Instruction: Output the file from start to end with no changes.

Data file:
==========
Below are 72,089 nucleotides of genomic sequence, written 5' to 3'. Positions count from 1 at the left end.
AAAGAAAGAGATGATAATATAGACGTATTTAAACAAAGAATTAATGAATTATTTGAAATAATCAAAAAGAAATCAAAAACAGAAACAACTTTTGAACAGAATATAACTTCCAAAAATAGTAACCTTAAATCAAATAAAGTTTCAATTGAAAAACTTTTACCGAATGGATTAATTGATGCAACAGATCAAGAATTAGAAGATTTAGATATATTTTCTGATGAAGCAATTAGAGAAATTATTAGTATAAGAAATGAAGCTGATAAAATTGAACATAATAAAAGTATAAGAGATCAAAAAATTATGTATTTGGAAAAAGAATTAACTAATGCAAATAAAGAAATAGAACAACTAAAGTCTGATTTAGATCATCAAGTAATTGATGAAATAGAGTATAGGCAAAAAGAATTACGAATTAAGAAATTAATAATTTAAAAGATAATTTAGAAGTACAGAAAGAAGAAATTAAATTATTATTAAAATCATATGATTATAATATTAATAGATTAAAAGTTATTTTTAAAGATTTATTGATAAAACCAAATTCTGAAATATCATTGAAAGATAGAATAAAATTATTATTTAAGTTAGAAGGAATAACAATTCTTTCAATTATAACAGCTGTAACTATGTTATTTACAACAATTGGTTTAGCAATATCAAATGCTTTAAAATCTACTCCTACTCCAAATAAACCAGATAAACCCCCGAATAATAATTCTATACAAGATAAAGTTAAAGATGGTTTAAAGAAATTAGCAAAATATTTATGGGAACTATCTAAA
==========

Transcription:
Below are 72,089 nucleotides of genomic sequence, written 5' to 3'. Positions count from 1 at the left end.
AAAGAAAGAGATGATAATATAGACGTATTTAAACAAAGAATTAATGAATTATTTGAAATAATCAAAAAGAAATCAAAAACAGAAACAACTTTTGAACAGAATATAACTTCCAAAAATAGTAACCTTAAATCAAATAAAGTTTCAATTGAAAAACTTTTACCGAATGGATTAATTGATGCAACAGATCAAGAATTAGAAGATTTAGATATATTTTCTGATGAAGCAATTAGAGAAATTATTAGTATAAGAAATGAAGCTGATAAAATTGAACATAATAAAAGTATAAGAGATCAAAAAATTATGTATTTGGAAAAAGAATTAACTAATGCAAATAAAGAAATAGAACAACTAAAGTCTGATTTAGATCATCAAGTAATTGATGAAATAGAGTATAGGCAAAAAGAATTACGAATTAAGAAATTAATAATTTAAAAGATAATTTAGAAGTACAGAAAGAAGAAATTAAATTATTATTAAAATCATATGATTATAATATTAATAGATTAAAAGTTATTTTTAAAGATTTATTGATAAAACCAAATTCTGAAATATCATTGAAAGATAGAATAAAATTATTATTTAAGTTAGAAGGAATAACAATTCTTTCAATTATAACAGCTGTAACTATGTTATTTACAACAATTGGTTTAGCAATATCAAATGCTTTAAAATCTACTCCTACTCCAAATAAACCAGATAAACCCCCGAATAATAATTCTATACAAGATAAAGTTAAAGATGGTTTAAAGAAATTAGCAAAATATTTATGGGAACTATCTAAA